Have You Seen This Table Lamp? If You Eat Out in New York, You Will

She is tall and slender and wears a sophisticated conical hat. She frequents tables in New York City’s most coveted restaurants. She brightens up her room.

Perhaps you have seen her? she is a lamp Pina Pro Cordless Lamp From the Italian design company Zafferano to be exact. And she is everywhere.

Serve at a stylish Italian restaurant in the evening alto paradisoin Soho, put pinapro on the outside table. Each little LED light casts a mellow, romantic glow over the pappardelle served with duck ragout. Light cozy enough to make you forget about the rats you just passed and the noise from the Ducati dealership across the street.

and DutchLocated a few blocks away on the corner of Prince and Sullivan Street, the black hues of the lamps match the pillars surrounding the outdoor tables. Down one street he finds several Pinapros lined up in the plant-filled dining shed of a French-Indonesian restaurant. wayangThe list of lamp supporters continues to grow, mostly in Manhattan. little owl, market table, coat, mercer kitchen, vestry, Lodi, CiprianiThe Brooklyn restaurant with Pina Pros has Evelina When aurora.

“The most perfect model of restaurant outdoor lamps. Matos HospitalityOperates Altro Paradiso, like a candle, “very easy to use, lasts a long time, and doesn’t blow over.” At $149 per lamp, it’s not cheap, but it’s rechargeable.

At Altro Paradiso, several lamps mysteriously disappeared, Miller said. “People fought over them,” she added, when the restaurant still didn’t have one of hers on every table.

The fuss over light sources may remind you of the exposed filament Edison bulbs that became a staple of restaurant decor a decade ago.

One of the reasons Pina Pro has become so popular is because of the pandemic. When closed New York restaurants were allowed to open for outdoor service in the summer of 2020, owners suddenly had to dine on sidewalks and streets amidst the smells and sounds of the city. .

It’s time for the lamp to shine.

“Restaurants across the city started setting up tables on the sidewalks in the dark,” said Barrett Gross, president of Zafferano America.

Pina Pro debuted in February, one year after Zafferano officially opened. America branchHowever, it did not sell very well at first. So one night in June 2020, Mr. Gross walked around Soho where he lives with two of his lamps in hand. He approached the host stand, lowered his lamp and turned it on.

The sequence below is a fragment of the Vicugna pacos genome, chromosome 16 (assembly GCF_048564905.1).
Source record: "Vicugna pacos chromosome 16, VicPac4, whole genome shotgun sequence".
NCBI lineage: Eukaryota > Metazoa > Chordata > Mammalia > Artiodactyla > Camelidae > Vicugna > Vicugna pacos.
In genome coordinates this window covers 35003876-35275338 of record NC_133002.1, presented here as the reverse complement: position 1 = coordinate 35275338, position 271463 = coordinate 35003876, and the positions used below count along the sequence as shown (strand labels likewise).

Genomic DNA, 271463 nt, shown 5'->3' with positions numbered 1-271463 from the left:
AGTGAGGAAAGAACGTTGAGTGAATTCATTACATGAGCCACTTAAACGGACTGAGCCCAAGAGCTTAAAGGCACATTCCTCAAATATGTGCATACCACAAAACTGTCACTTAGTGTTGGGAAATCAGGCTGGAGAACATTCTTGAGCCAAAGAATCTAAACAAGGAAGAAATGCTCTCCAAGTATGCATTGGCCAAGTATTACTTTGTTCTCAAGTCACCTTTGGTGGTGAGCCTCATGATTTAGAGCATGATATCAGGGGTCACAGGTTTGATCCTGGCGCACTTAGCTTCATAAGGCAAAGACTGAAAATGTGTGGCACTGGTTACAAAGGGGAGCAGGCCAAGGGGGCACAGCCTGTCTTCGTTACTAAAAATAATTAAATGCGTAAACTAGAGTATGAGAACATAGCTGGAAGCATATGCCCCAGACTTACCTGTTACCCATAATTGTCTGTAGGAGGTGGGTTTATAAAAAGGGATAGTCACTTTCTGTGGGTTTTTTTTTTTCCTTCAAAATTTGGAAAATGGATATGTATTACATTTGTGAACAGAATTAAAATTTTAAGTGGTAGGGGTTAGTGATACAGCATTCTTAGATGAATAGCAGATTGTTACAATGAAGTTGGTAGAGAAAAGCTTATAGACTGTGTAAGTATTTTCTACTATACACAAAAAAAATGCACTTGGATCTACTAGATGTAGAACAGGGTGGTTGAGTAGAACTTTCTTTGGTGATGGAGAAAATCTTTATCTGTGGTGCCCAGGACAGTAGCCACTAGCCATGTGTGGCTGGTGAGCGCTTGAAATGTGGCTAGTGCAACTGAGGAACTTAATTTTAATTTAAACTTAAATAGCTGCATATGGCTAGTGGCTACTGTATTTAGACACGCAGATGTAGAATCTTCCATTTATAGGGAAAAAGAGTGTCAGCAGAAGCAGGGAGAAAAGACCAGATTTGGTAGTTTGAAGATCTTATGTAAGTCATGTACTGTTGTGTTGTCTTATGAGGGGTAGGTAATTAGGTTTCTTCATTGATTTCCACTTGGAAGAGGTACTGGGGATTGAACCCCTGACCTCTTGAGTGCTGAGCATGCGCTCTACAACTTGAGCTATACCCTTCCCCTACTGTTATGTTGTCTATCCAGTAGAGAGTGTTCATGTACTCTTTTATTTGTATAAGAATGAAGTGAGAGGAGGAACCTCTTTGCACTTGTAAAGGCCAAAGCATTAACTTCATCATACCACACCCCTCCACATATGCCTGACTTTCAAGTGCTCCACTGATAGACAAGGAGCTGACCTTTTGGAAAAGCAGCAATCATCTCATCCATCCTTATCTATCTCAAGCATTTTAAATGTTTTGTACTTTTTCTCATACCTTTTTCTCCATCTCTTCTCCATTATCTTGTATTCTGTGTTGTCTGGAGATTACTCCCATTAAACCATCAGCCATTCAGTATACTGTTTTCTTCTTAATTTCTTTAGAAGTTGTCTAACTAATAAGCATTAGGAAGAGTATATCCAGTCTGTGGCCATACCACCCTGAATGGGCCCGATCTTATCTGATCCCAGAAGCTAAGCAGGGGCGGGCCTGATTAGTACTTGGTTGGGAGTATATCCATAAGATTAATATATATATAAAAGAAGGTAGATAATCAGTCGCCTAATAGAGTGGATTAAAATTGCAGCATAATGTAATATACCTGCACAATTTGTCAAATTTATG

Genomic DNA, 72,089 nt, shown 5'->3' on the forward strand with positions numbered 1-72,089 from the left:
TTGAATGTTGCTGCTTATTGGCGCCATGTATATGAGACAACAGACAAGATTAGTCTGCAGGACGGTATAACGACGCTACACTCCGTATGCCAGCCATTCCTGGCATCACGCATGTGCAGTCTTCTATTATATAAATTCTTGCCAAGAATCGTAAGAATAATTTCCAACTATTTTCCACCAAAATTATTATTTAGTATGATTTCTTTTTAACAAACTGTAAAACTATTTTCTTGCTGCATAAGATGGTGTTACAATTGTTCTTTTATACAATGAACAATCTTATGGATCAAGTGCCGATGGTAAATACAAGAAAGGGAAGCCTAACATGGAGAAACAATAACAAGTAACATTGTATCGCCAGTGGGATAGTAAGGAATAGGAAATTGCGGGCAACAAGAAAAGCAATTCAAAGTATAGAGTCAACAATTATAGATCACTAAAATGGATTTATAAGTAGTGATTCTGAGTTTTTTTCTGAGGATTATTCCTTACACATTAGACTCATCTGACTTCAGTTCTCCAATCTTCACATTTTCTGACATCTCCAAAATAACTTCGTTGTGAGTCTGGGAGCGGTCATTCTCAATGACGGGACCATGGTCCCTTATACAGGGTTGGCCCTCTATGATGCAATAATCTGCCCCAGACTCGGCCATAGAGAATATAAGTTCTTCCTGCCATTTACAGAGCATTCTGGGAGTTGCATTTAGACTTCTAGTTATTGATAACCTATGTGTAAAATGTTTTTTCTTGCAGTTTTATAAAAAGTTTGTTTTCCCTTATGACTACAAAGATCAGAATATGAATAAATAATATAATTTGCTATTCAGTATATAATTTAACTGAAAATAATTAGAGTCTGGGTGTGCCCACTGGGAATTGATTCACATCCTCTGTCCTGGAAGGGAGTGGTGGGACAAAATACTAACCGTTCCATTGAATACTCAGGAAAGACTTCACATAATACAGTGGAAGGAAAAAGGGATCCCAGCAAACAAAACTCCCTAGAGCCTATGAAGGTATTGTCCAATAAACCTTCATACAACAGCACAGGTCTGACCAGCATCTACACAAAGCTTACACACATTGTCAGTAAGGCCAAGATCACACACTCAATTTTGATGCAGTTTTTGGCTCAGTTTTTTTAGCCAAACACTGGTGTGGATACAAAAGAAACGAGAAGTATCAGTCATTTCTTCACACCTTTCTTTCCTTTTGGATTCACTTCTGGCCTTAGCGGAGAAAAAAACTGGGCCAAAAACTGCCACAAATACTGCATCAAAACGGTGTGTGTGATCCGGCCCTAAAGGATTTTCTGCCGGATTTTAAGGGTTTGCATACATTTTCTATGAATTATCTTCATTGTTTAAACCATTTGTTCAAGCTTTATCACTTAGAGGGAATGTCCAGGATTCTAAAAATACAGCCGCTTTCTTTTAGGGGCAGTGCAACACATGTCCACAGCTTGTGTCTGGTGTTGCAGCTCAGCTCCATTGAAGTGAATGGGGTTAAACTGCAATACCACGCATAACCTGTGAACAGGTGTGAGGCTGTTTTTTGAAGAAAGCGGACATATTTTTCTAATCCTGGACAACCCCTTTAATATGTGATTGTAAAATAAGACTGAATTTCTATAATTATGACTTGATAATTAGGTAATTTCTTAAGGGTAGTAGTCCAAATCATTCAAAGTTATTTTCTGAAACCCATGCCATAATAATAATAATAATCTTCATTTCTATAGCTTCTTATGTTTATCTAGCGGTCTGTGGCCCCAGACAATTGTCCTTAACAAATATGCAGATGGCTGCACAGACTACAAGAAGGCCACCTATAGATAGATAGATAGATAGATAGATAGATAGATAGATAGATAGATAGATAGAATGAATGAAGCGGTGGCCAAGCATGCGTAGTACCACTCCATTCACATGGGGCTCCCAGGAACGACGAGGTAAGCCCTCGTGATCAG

At Italian restaurant Cipriani, “one of the hosts said, ‘When can we eat?'” Gross recalls. “It was the most enthusiastic response I’ve ever sold anything in my life.”

Gross said that after the lamps reached some Cipriani stores, he started getting inquiries from other restaurateurs. A diner asked if a lamp for the table could be purchased.

Joey Campanaro, chef and owner of Little Owl, said, “This lamp was a real treat for restaurants at a time when they didn’t know how to serve food outside.” It offered “comfort and practicality.”

“Especially in restaurants, the power of light is incredible,” he added.

More than 20,000 lamps were sold in the United States last year, Gross said.

Sales are expected to grow 910% from 2020 to 2021 and more than double by 2022, according to Ben Austin, director of marketing for Zafferano America. He said 20-30% of these purchases were made in restaurants, most of them in New York. But Austin said the lamp is gaining momentum in other cities, including Miami (where white models are popular) and Washington.

In some restaurants you can order Pina Pro directly from your table using a QR code under the lamp. The company says it spends no money on traditional advertising.

Gianni Mosel, who was dining in Holland last Saturday night, said he had never seen a lamp like the Pina Pro. would,” she said.

KwangHo Lee, president of Soho and Upper West Side Japanese restaurants Momoya, saw a lamp in Holland in March. He now uses them in his Soho store and says he won’t go back to candles that need to be replaced and cleaned regularly.

But there are always people who prefer candlelit dinners. On a recent night at Altro Paradiso, Jillian McKigney turned off her Pina Pro at her outdoor table and said it was “a little sterile.”

Her dining companion Blair Bryce said the lamp’s small head and heavy base felt out of proportion. She missed the yellow glow of the candle and the way it flickered and danced. “I will dedicate it forever,” she said.

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